Millennials gravitate toward multimedia authenticity
Advertisers must use more encompassing methods to connect with postmodern generation. | Jason Lin/ THE CHIMES
On a warm Tuesday night in April, I find myself packed in a mob-like crowd with not even enough space to think for myself. The lights cut out and suddenly, I hear a roar of synths coming from the stage while television noise flashes across four massive LED pillars and giant display in the back. A loud cry of excitement bellows in the 5,000-capacity Shrine Expo Hall located in Los Angeles, Calif. Then the music drops, and, in an instant, I feel like my whole world shakes via pink lights, ‘80s vibrato synths and thousands of screaming fans. I feel like I completely understand every member of The 1975 onstage and the member of each person in the crowd. In a day and age where technology advances in each passing day, members of the millennial generation seek authenticity in sensory outlets, not just advertisements.
Each passing generation longs for logic behind how the world operates. They want to “get it.” Millennials seek the same wisdom, but the methods evolved in a postmodern age. The days of living a private lifestyle lie only as a dream in the minds of youth that involuntarily immerse themselves in the age of technology. People can discern a person’s demeanor before they even meet someone because of the mass machine known as social media.
With an overload in technology comes superficiality. Ad agencies look to capitalize on the movement by flooding feeds with corporate-made hashtags and paid advertisement in the middle of Snapchat stories. Their prideful confidence in their ads depicting this generation emits the feeling that they magically grasp exactly what a generation wants. Advertisers think if they put memes in television commercials and use the word drone in their ads, they now live on the same beat as millennials.
Deep, personable mindsets
This mindset alienates advertisers from the generation they think they understand so well. Millennials thrive on deep, personable mindsets. Fans of The 1975 hang on every word spoken out of lead singer Matt Healy’s mouth because he verbalizes his feelings that are common in the paradigm of this generation. He talks like he knows each and every one of his fans.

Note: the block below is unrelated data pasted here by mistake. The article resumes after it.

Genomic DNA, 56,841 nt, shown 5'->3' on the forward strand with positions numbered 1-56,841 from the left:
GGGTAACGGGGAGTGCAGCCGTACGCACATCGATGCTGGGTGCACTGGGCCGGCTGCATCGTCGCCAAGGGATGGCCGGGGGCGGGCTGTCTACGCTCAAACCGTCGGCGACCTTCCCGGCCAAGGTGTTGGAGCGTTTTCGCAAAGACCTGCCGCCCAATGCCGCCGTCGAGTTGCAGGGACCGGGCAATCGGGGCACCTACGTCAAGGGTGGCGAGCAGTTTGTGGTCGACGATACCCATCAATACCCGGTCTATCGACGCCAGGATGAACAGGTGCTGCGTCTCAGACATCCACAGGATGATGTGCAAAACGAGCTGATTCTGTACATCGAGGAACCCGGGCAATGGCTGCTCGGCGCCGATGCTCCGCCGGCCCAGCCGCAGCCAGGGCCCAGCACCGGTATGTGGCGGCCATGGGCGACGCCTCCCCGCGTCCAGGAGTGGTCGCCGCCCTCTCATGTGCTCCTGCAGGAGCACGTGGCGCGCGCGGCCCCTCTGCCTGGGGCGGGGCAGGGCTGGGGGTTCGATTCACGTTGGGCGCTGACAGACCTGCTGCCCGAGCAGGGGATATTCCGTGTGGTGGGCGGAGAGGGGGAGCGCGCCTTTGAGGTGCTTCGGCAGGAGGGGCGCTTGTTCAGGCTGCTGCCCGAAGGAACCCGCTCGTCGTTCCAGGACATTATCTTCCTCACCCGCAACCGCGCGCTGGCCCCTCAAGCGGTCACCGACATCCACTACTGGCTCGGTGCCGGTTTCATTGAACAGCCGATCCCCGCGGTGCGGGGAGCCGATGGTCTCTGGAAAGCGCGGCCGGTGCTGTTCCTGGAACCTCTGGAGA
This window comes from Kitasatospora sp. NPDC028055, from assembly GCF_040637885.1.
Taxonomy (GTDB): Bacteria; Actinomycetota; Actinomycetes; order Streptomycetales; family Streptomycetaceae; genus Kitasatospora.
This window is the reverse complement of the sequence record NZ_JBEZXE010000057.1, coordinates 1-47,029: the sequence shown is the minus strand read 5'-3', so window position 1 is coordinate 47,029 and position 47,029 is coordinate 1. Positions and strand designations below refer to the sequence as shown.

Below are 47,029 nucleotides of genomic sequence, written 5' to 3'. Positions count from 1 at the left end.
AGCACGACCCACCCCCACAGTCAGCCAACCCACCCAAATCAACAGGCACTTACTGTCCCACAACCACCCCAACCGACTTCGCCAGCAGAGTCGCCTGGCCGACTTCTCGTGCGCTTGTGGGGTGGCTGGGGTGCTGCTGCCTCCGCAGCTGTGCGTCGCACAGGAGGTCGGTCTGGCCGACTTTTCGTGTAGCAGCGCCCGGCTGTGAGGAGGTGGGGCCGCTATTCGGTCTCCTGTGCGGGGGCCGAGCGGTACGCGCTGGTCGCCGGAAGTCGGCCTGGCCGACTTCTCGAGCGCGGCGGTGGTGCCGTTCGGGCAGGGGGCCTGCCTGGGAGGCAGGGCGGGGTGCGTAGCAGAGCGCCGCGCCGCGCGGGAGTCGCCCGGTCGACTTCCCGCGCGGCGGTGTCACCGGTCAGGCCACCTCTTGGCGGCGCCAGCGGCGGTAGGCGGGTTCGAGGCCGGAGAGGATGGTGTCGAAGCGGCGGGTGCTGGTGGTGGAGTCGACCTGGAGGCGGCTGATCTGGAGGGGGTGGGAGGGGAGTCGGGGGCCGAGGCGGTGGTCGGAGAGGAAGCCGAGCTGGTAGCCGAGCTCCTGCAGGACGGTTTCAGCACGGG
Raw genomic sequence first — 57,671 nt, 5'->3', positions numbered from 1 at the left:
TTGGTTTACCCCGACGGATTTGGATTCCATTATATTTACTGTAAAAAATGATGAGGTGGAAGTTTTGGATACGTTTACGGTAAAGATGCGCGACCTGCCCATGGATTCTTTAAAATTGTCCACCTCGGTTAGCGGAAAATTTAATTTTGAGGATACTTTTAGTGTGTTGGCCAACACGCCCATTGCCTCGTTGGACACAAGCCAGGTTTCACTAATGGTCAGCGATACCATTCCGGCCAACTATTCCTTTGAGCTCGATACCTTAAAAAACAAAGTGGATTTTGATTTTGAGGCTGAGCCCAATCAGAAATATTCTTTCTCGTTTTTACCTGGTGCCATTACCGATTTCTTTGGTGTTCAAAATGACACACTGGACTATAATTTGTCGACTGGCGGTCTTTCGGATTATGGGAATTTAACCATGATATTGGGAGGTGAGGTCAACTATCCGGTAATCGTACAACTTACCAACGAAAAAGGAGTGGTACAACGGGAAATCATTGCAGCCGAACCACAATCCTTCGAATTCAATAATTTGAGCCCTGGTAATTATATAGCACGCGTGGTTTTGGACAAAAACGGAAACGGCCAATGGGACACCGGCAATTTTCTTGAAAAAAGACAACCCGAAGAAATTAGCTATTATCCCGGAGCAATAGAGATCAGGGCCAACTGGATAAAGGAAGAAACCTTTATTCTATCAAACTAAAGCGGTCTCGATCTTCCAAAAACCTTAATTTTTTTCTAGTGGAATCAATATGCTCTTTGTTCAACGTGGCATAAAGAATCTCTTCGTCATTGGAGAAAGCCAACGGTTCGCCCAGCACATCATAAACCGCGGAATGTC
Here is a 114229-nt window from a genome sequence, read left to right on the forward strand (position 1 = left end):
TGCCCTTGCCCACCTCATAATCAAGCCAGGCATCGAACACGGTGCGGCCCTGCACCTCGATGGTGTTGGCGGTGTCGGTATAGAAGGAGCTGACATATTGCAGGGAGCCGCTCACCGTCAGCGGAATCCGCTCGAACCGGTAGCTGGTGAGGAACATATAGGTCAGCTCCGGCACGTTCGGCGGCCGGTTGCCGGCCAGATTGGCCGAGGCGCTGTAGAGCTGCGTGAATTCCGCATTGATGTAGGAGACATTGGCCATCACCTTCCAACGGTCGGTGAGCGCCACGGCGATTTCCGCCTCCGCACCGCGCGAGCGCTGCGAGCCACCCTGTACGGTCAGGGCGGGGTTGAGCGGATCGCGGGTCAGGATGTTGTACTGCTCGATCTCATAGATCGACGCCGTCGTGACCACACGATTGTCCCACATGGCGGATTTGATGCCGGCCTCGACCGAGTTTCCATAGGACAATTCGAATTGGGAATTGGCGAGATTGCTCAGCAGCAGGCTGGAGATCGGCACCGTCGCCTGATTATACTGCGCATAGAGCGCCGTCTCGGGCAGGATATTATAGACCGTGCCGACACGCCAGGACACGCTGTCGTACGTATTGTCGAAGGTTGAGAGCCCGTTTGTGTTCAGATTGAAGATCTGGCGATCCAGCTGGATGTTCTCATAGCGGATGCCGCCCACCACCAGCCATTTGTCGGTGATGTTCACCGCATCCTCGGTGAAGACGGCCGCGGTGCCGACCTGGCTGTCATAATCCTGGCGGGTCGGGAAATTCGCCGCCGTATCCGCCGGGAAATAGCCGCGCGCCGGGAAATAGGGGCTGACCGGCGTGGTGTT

More importantly, The 1975 serves as a prime example of utilizing multimedia sensory to encapsulate target audiences. Their aesthetic leaps and bounds with pastel colors, capitalized letters and indie emo haute-couture style. They follow this mindset on every feed of their social media outlets. Better yet, they prove themselves worthy of the lifestyle by portraying it in their shows.
The feeling of belonging
Music festivals now follow suit as well. In generations past, festivals would solely focus on music. Now in an evolving age of postmodern art and technology, most shows, such as Coachella and Panorama Music Festival, include massive, interactive art pieces and experiences such as silent discos. Even the simplicity of lying in a huge field listening to music pound in the air while a huge string of balloons floats across the sky at Governors Ball Music Festival in New York City emanates a feeling of encompassment and belonging.
Millennials do not search for authenticity in a corporate-created age of superficial technology. Rather, they look for the feeling of belonging in a place that will stretch to every area of their senses and impact them in the places they thought no member of a band or music festival could find. They look for that silent, burning sensation in their chest from the sheer, muted joy found in hearing their favorite singer talk philosophy in a song while surrounded by lights and a common love for one another in the moment. Seeking authenticity in an age of postmodern skepticism becomes a mystifying task because of its volatile nature, but advertisers must learn to embrace the technology and use it honestly rather than morphing it into what they think millennials want.